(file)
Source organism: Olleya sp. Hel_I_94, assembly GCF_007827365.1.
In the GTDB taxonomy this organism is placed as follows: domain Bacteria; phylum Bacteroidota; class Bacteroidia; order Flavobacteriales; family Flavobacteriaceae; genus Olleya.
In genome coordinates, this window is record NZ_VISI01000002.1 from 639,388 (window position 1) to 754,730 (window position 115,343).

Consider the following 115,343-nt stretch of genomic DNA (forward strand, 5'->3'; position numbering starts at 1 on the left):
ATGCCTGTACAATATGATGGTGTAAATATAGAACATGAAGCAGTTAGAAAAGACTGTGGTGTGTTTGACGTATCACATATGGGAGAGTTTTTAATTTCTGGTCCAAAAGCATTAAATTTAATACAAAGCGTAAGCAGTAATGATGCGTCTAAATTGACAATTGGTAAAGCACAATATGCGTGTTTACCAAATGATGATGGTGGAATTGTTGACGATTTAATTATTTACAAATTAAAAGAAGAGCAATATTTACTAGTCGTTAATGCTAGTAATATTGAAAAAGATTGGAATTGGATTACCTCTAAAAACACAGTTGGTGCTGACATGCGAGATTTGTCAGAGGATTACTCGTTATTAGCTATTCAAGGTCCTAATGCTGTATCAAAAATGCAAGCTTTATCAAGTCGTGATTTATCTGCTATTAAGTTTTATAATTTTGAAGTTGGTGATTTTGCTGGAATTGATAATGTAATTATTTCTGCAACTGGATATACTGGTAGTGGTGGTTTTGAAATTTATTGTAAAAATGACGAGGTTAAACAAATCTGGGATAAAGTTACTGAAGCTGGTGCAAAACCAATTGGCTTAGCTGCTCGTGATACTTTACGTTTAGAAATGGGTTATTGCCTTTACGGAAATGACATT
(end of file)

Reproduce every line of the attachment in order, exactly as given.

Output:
Source organism: Olleya sp. Hel_I_94, assembly GCF_007827365.1.
In the GTDB taxonomy this organism is placed as follows: domain Bacteria; phylum Bacteroidota; class Bacteroidia; order Flavobacteriales; family Flavobacteriaceae; genus Olleya.
In genome coordinates, this window is record NZ_VISI01000002.1 from 639,388 (window position 1) to 754,730 (window position 115,343).

Consider the following 115,343-nt stretch of genomic DNA (forward strand, 5'->3'; position numbering starts at 1 on the left):
ATGCCTGTACAATATGATGGTGTAAATATAGAACATGAAGCAGTTAGAAAAGACTGTGGTGTGTTTGACGTATCACATATGGGAGAGTTTTTAATTTCTGGTCCAAAAGCATTAAATTTAATACAAAGCGTAAGCAGTAATGATGCGTCTAAATTGACAATTGGTAAAGCACAATATGCGTGTTTACCAAATGATGATGGTGGAATTGTTGACGATTTAATTATTTACAAATTAAAAGAAGAGCAATATTTACTAGTCGTTAATGCTAGTAATATTGAAAAAGATTGGAATTGGATTACCTCTAAAAACACAGTTGGTGCTGACATGCGAGATTTGTCAGAGGATTACTCGTTATTAGCTATTCAAGGTCCTAATGCTGTATCAAAAATGCAAGCTTTATCAAGTCGTGATTTATCTGCTATTAAGTTTTATAATTTTGAAGTTGGTGATTTTGCTGGAATTGATAATGTAATTATTTCTGCAACTGGATATACTGGTAGTGGTGGTTTTGAAATTTATTGTAAAAATGACGAGGTTAAACAAATCTGGGATAAAGTTACTGAAGCTGGTGCAAAACCAATTGGCTTAGCTGCTCGTGATACTTTACGTTTAGAAATGGGTTATTGCCTTTACGGAAATGACATT